Wednesday, February 13, 2008

February 13 2008 – An Apology and a new heart for Australia

February 13 2008 – An Apology and a new heart for Australia

Messages of ‘Sorry’ and ‘support’ started flooding in via sms and email on Monday. They reached a peak as the speeches ended yesterday morning and I stood amongst thousands on Parliamentary Hill, breathing in fresh air that was filled with hope, history, forgiveness and unity.

Every time my phone rang or beeped the lump in my throat grew as I took messages and calls from people all around the country. Some were ex-students of mine, others were people I’d been to primary school with. One message came from someone I met on the Gold Coast at schoolies in 1986. I was just one of many blackfellas who received an outpouring of love and support from friends and colleagues that for me included publishers, producers, professors, fellow artists, public servants and stay at home mums. I even received a couple of emails from people I didn’t really know that well.

While many of the people who contacted me don’t know each other, they had many things in common. Firstly, the group I am talking about were all non-Aboriginal. Secondly, they shared a common language that included terms like ‘sorry’, ‘healing’, ‘relief’, ‘justice’, ‘hope’, ‘peace’, ‘solidarity’, ‘renewed hope’, ‘there in spirit’, and ‘moving forward together’. These words were accompanied I’m told, by a lot of emotion, many tears and boxes of tissues.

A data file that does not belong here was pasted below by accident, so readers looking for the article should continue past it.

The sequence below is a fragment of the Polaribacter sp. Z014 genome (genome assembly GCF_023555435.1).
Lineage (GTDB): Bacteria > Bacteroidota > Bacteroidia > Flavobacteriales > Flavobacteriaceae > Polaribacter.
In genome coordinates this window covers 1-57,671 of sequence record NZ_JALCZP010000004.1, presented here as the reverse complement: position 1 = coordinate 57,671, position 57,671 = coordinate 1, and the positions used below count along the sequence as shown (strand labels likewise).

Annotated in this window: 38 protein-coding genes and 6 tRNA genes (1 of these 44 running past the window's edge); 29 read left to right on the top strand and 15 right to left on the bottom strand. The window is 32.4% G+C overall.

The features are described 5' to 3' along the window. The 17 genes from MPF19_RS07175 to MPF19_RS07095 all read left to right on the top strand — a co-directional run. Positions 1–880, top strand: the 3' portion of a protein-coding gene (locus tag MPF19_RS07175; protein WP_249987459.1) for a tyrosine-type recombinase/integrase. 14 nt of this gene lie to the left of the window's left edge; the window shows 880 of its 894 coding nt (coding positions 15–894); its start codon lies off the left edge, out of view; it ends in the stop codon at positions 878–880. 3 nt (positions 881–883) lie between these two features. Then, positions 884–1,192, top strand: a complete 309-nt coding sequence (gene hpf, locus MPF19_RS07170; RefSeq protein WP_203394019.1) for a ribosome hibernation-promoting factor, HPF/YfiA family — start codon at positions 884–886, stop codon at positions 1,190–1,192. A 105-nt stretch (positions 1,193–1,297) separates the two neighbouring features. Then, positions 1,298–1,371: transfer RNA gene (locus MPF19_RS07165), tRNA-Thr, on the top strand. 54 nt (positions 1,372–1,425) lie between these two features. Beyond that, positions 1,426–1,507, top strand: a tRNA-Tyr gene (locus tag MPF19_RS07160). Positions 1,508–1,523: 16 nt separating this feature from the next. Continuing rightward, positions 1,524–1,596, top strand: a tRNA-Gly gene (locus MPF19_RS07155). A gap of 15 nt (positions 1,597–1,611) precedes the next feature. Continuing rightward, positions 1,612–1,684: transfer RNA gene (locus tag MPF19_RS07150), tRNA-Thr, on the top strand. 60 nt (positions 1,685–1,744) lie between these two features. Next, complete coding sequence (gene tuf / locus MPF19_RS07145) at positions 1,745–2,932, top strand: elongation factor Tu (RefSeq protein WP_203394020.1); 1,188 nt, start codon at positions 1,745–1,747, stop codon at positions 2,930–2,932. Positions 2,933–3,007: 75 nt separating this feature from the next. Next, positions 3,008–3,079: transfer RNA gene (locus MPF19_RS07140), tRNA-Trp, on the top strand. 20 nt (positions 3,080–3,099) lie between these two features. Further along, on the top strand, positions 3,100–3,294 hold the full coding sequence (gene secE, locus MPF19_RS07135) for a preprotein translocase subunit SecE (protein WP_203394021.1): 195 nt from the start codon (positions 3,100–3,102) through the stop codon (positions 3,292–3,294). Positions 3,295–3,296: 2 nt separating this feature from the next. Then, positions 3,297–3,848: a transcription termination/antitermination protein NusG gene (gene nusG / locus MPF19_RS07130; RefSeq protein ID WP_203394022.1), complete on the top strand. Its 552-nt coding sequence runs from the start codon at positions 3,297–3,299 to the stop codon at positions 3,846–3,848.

On the ground, I shared the joy of Kevin Rudd’s words with my family and friends, but also with thousands of complete strangers standing around me. There were hugs and tears and sighs of relief. The applause that echoed around Parliament House came from Australians (and some tourists) who’d taken leave from their work and their normal daily lives to be part of one of the most pivotal moments in this nation’s history.

To be honest with you, the apology for me was about finding some peace for those stolen and our families, and there were many levels of relief experienced when Rudd finally said ‘SORRY’, six times! His carefully crafted and sincere words finally provided Australians of all denominations the opportunity to heal themselves, and to share what was in their hearts. An apology from the national parliament also legitimised what many had felt for many, many years.

I heard many non-Aboriginal Australians say yesterday “I am so proud now to be Australian.” One text message I received said, “I now know what it means to be a proud Australian.” It seems to me that Kevin Rudd gave our nation a new sense of identity and perhaps a new sense of patriotism with his words.

As for Brendan Nelson channelling John Howard through his speech, well that’s another blog altogether, but quite frankly I’ve got better things to do with my words than respond to his lack of insight. The Liberal Party was left behind yesterday as the rest of Parliament and Australia made history for the betterment of this great nation.